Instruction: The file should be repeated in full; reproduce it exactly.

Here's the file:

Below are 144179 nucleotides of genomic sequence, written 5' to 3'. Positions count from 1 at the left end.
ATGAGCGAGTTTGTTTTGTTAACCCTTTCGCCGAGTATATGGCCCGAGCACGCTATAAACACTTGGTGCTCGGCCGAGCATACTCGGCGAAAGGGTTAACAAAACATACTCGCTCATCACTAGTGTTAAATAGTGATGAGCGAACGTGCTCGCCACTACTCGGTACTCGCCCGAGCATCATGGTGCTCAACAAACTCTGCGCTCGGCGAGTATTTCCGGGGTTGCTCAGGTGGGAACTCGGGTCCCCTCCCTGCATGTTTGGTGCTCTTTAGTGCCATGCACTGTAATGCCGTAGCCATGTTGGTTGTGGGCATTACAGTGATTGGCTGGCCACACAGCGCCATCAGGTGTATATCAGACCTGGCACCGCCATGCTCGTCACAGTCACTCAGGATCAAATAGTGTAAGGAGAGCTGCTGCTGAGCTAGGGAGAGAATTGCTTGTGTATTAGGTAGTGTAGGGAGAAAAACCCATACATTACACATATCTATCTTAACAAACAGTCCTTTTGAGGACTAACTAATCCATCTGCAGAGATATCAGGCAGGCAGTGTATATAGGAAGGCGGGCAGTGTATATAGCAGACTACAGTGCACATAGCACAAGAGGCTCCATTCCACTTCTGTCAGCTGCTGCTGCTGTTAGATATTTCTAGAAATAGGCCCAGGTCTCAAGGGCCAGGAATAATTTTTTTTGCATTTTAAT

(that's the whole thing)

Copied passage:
Below are 144179 nucleotides of genomic sequence, written 5' to 3'. Positions count from 1 at the left end.
ATGAGCGAGTTTGTTTTGTTAACCCTTTCGCCGAGTATATGGCCCGAGCACGCTATAAACACTTGGTGCTCGGCCGAGCATACTCGGCGAAAGGGTTAACAAAACATACTCGCTCATCACTAGTGTTAAATAGTGATGAGCGAACGTGCTCGCCACTACTCGGTACTCGCCCGAGCATCATGGTGCTCAACAAACTCTGCGCTCGGCGAGTATTTCCGGGGTTGCTCAGGTGGGAACTCGGGTCCCCTCCCTGCATGTTTGGTGCTCTTTAGTGCCATGCACTGTAATGCCGTAGCCATGTTGGTTGTGGGCATTACAGTGATTGGCTGGCCACACAGCGCCATCAGGTGTATATCAGACCTGGCACCGCCATGCTCGTCACAGTCACTCAGGATCAAATAGTGTAAGGAGAGCTGCTGCTGAGCTAGGGAGAGAATTGCTTGTGTATTAGGTAGTGTAGGGAGAAAAACCCATACATTACACATATCTATCTTAACAAACAGTCCTTTTGAGGACTAACTAATCCATCTGCAGAGATATCAGGCAGGCAGTGTATATAGGAAGGCGGGCAGTGTATATAGCAGACTACAGTGCACATAGCACAAGAGGCTCCATTCCACTTCTGTCAGCTGCTGCTGCTGTTAGATATTTCTAGAAATAGGCCCAGGTCTCAAGGGCCAGGAATAATTTTTTTTGCATTTTAAT